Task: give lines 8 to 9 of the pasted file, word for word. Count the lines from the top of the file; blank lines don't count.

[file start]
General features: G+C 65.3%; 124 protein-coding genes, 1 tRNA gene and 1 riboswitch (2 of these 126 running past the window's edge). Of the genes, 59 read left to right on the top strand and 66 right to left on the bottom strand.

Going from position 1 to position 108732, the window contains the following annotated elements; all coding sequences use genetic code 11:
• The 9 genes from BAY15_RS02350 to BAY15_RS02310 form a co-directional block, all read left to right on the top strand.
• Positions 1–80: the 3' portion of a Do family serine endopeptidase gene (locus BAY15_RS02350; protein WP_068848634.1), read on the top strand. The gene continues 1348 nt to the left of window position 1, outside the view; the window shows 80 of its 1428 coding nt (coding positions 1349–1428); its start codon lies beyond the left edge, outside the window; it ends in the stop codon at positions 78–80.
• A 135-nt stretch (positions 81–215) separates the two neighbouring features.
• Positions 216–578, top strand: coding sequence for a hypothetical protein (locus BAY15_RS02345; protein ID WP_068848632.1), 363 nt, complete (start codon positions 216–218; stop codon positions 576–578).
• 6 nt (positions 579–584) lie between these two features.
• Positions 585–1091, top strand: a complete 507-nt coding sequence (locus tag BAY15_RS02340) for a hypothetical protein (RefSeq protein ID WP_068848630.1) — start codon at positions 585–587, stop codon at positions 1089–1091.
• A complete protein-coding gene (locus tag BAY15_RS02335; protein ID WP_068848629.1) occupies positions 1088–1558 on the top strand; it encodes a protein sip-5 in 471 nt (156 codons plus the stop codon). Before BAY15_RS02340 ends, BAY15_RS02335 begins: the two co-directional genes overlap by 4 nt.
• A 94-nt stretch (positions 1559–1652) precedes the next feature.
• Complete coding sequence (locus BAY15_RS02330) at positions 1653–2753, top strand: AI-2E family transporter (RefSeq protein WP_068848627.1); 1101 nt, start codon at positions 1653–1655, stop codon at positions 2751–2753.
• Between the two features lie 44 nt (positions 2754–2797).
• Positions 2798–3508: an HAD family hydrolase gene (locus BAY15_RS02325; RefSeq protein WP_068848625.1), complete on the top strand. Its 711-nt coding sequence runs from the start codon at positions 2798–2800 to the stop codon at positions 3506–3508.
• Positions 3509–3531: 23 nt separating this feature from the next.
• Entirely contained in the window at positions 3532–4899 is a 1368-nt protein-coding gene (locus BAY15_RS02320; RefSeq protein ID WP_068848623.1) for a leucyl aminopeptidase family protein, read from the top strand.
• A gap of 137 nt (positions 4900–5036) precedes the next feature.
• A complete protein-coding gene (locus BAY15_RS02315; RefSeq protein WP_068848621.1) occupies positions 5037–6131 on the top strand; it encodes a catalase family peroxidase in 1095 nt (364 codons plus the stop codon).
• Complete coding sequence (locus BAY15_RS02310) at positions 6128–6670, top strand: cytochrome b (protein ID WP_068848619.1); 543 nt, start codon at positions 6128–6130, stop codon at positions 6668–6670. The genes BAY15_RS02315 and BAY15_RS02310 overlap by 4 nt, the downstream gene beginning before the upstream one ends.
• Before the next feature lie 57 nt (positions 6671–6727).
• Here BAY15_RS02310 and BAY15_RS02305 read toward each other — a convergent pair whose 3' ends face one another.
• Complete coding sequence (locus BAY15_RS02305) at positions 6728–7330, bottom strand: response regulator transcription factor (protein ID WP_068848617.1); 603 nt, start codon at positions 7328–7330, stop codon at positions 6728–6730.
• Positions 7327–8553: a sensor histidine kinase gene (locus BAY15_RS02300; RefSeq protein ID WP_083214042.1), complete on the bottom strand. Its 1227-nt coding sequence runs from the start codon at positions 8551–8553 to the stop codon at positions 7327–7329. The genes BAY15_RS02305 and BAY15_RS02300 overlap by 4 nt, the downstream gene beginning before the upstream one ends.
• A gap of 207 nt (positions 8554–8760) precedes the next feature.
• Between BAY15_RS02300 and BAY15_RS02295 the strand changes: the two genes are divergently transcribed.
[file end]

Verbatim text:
• Positions 585–1091, top strand: a complete 507-nt coding sequence (locus tag BAY15_RS02340) for a hypothetical protein (RefSeq protein ID WP_068848630.1) — start codon at positions 585–587, stop codon at positions 1089–1091.
• A complete protein-coding gene (locus tag BAY15_RS02335; protein ID WP_068848629.1) occupies positions 1088–1558 on the top strand; it encodes a protein sip-5 in 471 nt (156 codons plus the stop codon). Before BAY15_RS02340 ends, BAY15_RS02335 begins: the two co-directional genes overlap by 4 nt.